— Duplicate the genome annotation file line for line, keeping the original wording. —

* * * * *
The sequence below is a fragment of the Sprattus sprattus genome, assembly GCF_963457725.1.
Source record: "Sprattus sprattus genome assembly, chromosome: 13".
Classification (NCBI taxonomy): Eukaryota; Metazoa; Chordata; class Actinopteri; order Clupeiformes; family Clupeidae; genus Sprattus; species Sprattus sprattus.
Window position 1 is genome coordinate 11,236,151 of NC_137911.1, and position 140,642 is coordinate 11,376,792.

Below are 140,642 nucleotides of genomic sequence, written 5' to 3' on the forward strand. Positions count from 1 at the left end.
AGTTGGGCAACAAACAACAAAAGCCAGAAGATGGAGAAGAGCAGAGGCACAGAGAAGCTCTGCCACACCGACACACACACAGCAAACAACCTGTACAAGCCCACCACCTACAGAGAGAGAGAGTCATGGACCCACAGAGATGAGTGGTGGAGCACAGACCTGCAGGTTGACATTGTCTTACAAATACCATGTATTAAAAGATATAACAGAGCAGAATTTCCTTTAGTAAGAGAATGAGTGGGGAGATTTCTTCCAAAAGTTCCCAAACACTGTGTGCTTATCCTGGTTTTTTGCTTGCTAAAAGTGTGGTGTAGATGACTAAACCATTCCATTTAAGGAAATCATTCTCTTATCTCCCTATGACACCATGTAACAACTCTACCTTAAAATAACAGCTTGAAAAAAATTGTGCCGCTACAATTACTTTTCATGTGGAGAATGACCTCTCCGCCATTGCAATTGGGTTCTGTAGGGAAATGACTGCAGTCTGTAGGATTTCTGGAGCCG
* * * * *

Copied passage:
The sequence below is a fragment of the Sprattus sprattus genome, assembly GCF_963457725.1.
Source record: "Sprattus sprattus genome assembly, chromosome: 13".
Classification (NCBI taxonomy): Eukaryota; Metazoa; Chordata; class Actinopteri; order Clupeiformes; family Clupeidae; genus Sprattus; species Sprattus sprattus.
Window position 1 is genome coordinate 11,236,151 of NC_137911.1, and position 140,642 is coordinate 11,376,792.

Below are 140,642 nucleotides of genomic sequence, written 5' to 3' on the forward strand. Positions count from 1 at the left end.
AGTTGGGCAACAAACAACAAAAGCCAGAAGATGGAGAAGAGCAGAGGCACAGAGAAGCTCTGCCACACCGACACACACACAGCAAACAACCTGTACAAGCCCACCACCTACAGAGAGAGAGAGTCATGGACCCACAGAGATGAGTGGTGGAGCACAGACCTGCAGGTTGACATTGTCTTACAAATACCATGTATTAAAAGATATAACAGAGCAGAATTTCCTTTAGTAAGAGAATGAGTGGGGAGATTTCTTCCAAAAGTTCCCAAACACTGTGTGCTTATCCTGGTTTTTTGCTTGCTAAAAGTGTGGTGTAGATGACTAAACCATTCCATTTAAGGAAATCATTCTCTTATCTCCCTATGACACCATGTAACAACTCTACCTTAAAATAACAGCTTGAAAAAAATTGTGCCGCTACAATTACTTTTCATGTGGAGAATGACCTCTCCGCCATTGCAATTGGGTTCTGTAGGGAAATGACTGCAGTCTGTAGGATTTCTGGAGCCG